In relaying my excitement about Kate and Kirsten’s upcoming nuptials, I realized that in all of my thoughtful language about people in the LGBTQ community, I’d not covered the detail about having children. Talking to the kids about sex wasn’t the issue. I had no problem discussing anything sexual with the kids, including gay sex. I just hadn’t explained how a couple would go about having children with only sperm or only eggs.

Being close to friends who are gay and bisexual, I’d always wanted to raise my kids in an environment that would allow them to talk about their sexuality freely, especially if they were having feelings they might be gay. I think it came from horror stories of friends being kicked out of homes and worse, homeless, or living years into adulthood still in the closet with their families, essentially living double lives. I didn’t want that environment for my kids.

As states make marriage legal we’ve had the chance to talk with the kids more about equality for all people, not just the ones that society says should have basic human rights. I told them that not too recently two women or two men wouldn’t have been able to be married. They would have had to do something else, like a ceremony, but not a “marriage” ceremony – not legally anyway. I watched my 10-year-old daughter think about that for a second, then say, “That is stupid. Why can’t people just love who they love and marry who they want to marry?” I replied, as I often do, “I don’t know why, but I know it’s our responsibility to support it. What if you want to marry a woman when you grow up?”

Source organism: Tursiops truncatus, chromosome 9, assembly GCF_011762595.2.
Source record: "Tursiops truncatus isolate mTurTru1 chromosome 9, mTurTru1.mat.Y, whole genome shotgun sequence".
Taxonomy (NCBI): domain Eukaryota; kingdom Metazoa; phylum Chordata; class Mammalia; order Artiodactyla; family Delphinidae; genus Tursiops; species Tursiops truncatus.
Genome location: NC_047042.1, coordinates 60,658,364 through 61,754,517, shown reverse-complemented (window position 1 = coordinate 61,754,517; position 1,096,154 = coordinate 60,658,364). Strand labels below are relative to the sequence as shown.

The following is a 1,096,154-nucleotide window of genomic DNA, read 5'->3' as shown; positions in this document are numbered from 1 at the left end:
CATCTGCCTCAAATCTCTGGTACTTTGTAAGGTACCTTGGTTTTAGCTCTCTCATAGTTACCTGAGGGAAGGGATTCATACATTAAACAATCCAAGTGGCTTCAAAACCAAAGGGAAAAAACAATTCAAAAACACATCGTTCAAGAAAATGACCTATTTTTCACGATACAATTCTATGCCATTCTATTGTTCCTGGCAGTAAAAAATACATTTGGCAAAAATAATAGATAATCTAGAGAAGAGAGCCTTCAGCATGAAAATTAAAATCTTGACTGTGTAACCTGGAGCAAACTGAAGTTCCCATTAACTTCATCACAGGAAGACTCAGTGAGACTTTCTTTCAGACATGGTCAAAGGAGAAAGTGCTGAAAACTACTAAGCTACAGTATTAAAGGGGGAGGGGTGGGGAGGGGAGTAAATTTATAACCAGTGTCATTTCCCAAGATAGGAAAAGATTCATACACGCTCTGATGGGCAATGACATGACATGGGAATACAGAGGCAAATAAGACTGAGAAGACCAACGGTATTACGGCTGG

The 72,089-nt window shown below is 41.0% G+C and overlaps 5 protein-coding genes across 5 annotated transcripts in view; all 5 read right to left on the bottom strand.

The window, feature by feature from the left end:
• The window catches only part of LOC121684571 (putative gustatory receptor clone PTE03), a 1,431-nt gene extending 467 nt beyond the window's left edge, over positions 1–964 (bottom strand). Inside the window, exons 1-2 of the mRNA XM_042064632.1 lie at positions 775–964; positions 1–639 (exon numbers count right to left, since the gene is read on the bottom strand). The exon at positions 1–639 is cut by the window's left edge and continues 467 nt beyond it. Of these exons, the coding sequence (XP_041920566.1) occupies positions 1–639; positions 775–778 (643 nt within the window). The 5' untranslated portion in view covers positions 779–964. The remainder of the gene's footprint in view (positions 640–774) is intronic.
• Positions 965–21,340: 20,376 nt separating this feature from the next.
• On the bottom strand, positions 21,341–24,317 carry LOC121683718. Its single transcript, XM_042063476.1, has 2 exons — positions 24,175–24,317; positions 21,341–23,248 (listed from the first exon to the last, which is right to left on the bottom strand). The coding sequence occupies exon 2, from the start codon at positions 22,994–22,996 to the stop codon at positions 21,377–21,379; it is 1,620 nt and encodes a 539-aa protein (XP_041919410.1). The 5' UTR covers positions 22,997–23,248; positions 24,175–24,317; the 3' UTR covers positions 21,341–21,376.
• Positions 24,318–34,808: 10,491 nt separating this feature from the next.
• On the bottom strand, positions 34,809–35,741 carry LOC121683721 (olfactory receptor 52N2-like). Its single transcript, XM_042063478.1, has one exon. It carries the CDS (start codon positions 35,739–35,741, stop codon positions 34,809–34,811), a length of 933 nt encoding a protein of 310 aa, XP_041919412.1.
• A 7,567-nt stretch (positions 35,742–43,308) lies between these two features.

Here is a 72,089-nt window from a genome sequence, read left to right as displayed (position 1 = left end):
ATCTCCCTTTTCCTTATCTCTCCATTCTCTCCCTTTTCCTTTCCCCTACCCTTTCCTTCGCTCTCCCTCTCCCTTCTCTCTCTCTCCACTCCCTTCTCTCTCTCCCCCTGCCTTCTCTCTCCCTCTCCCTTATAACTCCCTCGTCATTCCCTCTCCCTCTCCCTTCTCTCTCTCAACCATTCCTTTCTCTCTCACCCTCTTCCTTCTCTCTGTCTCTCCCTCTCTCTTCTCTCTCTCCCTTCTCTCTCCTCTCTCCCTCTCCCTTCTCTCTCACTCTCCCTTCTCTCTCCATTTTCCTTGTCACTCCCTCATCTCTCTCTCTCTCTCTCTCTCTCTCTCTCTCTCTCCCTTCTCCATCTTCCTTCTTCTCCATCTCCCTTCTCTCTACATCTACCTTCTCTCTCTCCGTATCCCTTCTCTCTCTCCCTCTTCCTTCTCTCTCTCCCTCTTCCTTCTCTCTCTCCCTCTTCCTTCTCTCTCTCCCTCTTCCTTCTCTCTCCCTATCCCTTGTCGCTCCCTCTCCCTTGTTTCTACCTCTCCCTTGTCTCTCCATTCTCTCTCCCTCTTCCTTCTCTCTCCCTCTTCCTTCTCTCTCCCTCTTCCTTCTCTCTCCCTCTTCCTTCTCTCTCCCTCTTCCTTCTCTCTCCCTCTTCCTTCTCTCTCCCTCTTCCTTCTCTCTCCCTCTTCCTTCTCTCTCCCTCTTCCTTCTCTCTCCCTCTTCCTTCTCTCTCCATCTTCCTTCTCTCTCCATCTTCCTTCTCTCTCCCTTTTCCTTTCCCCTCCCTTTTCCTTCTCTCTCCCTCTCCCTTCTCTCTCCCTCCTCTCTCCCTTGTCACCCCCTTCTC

So the discussions continue as my kids move into teenagehood. Luckily, I have friends who are in the LGBTQ community who keep sharing their stories so I may bring them into my home. I’m still learning which words to use, so I’m still reading.